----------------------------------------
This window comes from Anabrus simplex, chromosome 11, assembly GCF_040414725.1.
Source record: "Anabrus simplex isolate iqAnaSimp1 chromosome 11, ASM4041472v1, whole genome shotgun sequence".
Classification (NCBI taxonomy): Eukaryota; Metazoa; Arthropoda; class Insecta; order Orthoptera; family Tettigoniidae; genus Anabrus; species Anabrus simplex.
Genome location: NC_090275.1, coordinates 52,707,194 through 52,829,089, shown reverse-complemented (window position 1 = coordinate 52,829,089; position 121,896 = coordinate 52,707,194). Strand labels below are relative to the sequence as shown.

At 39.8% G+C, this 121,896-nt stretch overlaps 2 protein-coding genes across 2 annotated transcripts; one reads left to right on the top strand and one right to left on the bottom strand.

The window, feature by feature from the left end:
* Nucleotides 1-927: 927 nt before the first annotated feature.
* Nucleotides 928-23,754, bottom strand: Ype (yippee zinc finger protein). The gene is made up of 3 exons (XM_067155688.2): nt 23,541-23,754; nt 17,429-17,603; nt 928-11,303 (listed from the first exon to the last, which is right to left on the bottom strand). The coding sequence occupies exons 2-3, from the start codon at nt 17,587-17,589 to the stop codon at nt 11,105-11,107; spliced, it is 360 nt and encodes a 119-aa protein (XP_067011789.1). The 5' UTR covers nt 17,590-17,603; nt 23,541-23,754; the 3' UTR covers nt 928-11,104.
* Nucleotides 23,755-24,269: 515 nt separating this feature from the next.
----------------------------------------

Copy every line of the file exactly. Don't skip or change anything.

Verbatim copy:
This window comes from Anabrus simplex, chromosome 11, assembly GCF_040414725.1.
Source record: "Anabrus simplex isolate iqAnaSimp1 chromosome 11, ASM4041472v1, whole genome shotgun sequence".
Classification (NCBI taxonomy): Eukaryota; Metazoa; Arthropoda; class Insecta; order Orthoptera; family Tettigoniidae; genus Anabrus; species Anabrus simplex.
Genome location: NC_090275.1, coordinates 52,707,194 through 52,829,089, shown reverse-complemented (window position 1 = coordinate 52,829,089; position 121,896 = coordinate 52,707,194). Strand labels below are relative to the sequence as shown.

At 39.8% G+C, this 121,896-nt stretch overlaps 2 protein-coding genes across 2 annotated transcripts; one reads left to right on the top strand and one right to left on the bottom strand.

The window, feature by feature from the left end:
* Nucleotides 1-927: 927 nt before the first annotated feature.
* Nucleotides 928-23,754, bottom strand: Ype (yippee zinc finger protein). The gene is made up of 3 exons (XM_067155688.2): nt 23,541-23,754; nt 17,429-17,603; nt 928-11,303 (listed from the first exon to the last, which is right to left on the bottom strand). The coding sequence occupies exons 2-3, from the start codon at nt 17,587-17,589 to the stop codon at nt 11,105-11,107; spliced, it is 360 nt and encodes a 119-aa protein (XP_067011789.1). The 5' UTR covers nt 17,590-17,603; nt 23,541-23,754; the 3' UTR covers nt 928-11,104.
* Nucleotides 23,755-24,269: 515 nt separating this feature from the next.